Culturally Responsive English Instruction
B.A. Spelman College, 1993
M.A. University of South Florida, 1995
Ph.D. University of Florida, 2006
SCED 357 Teaching English in the Secondary School
SCED 419/518 Young Adult Literature
REED 710 Multicultural Literature for Children and Adolescents
My professional endeavors center on adding to the research related to culturally relevant pedagogy in general and culturally responsive English instruction in particular. Culturally relevant pedagogy is an approach to teaching that uses students’ cultural backgrounds, prior experiences, and learning preferences to create learning environments in which students, particularly those from historically marginalized groups, succeed academically, question the status quo, and recognize the importance of social justice. My work specifically focuses on building English teachers’ and English teacher candidates’ understanding of culturally relevant pedagogy and how to integrate culturally responsive English instruction.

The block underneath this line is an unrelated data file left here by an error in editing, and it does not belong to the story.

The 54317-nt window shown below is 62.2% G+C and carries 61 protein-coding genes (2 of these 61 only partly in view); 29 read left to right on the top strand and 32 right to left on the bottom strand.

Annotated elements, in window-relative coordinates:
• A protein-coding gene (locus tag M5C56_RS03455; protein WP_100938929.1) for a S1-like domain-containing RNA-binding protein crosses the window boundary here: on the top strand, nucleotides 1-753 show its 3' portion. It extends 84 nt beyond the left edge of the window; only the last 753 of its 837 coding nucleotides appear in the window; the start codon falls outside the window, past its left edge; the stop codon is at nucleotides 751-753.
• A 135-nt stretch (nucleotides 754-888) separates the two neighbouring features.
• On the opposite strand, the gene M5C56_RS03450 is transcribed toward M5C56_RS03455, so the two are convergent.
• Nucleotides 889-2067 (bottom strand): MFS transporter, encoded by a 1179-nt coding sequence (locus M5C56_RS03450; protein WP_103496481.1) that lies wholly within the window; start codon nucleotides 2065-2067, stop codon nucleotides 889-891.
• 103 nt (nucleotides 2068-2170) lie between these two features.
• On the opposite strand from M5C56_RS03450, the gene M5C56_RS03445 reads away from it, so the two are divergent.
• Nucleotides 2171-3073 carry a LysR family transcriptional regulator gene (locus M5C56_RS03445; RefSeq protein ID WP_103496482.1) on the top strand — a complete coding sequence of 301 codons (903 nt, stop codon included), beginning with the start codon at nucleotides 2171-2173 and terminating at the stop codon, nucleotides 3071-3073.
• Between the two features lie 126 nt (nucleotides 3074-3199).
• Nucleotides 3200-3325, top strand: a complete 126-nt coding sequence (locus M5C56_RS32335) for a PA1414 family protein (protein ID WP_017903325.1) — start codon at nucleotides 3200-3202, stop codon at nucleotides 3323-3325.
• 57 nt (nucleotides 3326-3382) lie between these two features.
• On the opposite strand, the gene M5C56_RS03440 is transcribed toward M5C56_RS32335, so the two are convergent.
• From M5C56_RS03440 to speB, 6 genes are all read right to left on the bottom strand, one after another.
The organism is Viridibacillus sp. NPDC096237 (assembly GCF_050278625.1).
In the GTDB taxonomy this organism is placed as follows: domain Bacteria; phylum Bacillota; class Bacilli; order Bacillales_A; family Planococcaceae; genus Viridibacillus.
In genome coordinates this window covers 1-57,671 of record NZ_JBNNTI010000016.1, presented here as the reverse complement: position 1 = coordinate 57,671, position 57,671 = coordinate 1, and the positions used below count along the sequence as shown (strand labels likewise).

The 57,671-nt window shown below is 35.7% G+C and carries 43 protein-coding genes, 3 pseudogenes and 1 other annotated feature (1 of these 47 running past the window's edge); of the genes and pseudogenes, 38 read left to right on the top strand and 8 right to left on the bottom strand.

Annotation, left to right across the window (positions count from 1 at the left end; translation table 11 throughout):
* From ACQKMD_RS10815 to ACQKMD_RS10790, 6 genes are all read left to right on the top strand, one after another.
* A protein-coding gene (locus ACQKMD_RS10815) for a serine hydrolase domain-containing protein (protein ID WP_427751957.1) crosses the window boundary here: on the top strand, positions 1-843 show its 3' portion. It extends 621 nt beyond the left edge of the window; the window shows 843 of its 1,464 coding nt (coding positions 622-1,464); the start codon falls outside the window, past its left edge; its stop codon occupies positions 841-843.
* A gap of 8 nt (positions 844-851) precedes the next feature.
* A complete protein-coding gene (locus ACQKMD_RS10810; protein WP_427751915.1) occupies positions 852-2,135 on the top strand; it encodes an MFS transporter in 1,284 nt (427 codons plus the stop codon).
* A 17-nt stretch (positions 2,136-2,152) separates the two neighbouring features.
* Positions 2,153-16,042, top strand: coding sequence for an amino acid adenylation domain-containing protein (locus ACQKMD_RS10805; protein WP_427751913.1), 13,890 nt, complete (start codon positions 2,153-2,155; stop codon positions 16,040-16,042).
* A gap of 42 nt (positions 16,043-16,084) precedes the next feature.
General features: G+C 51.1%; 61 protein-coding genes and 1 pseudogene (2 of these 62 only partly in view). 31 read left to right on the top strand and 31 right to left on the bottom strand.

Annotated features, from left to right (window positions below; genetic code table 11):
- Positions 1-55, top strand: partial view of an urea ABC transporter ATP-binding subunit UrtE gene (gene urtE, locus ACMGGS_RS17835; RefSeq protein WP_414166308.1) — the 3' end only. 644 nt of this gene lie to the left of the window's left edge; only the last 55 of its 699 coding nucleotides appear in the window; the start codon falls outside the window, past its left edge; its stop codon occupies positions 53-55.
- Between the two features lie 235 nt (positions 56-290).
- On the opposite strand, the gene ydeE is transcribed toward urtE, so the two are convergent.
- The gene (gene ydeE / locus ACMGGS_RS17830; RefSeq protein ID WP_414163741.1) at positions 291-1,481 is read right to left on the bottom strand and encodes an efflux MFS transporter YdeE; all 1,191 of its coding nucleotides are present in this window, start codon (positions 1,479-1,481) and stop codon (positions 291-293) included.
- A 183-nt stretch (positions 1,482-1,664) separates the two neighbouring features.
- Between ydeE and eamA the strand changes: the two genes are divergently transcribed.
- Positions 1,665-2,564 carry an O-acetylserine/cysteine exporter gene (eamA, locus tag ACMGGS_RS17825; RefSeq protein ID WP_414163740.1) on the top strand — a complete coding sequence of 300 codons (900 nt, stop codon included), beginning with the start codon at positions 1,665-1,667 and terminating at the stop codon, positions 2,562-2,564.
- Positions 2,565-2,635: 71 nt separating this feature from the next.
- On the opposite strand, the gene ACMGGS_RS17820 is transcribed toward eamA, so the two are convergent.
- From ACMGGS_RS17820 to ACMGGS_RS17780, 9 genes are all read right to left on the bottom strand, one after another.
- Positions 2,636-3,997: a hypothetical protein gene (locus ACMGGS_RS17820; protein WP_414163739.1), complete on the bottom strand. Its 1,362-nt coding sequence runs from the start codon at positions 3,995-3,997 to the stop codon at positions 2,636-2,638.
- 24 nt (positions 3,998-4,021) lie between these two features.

McCormick, M., Adkins, T., Mee, M., & Kenreich, T. (forthcoming). A Cautionary Tale for Teacher Education and Culturally Relevant Pedagogy: Solitary Projects and Dangerous Implications. Journal of Equity in Education.
Adkins, T. (2011). "It takes more than brown paint to portray a realistic African American character": Lessons learned about teaching multicultural literature. Academic Leadership, 9(4).
Adkins, T. (forthcoming). "Can't nobody sleep" and other characteristics of culturally responsive English instruction. Multicultural Perspectives.
Adkins, T. (forthcoming). "I wonder how I did not see": Building teachers' understanding of multiculturalism, culture, and race in a hybrid learning environment. Fire!!!: The Multimedia Journal of Black Studies.
Adkins-Coleman, T. (2010). "I'm not afraid to come into your world": Case studies of facilitating engagement in urban high school English classrooms. The Journal of Negro Education, 79(1).
Pace, B. & Adkins, T. (2002). Fist, stick, knife, gun: Getting real in Upward Bound. English Journal (91)4: 48-53.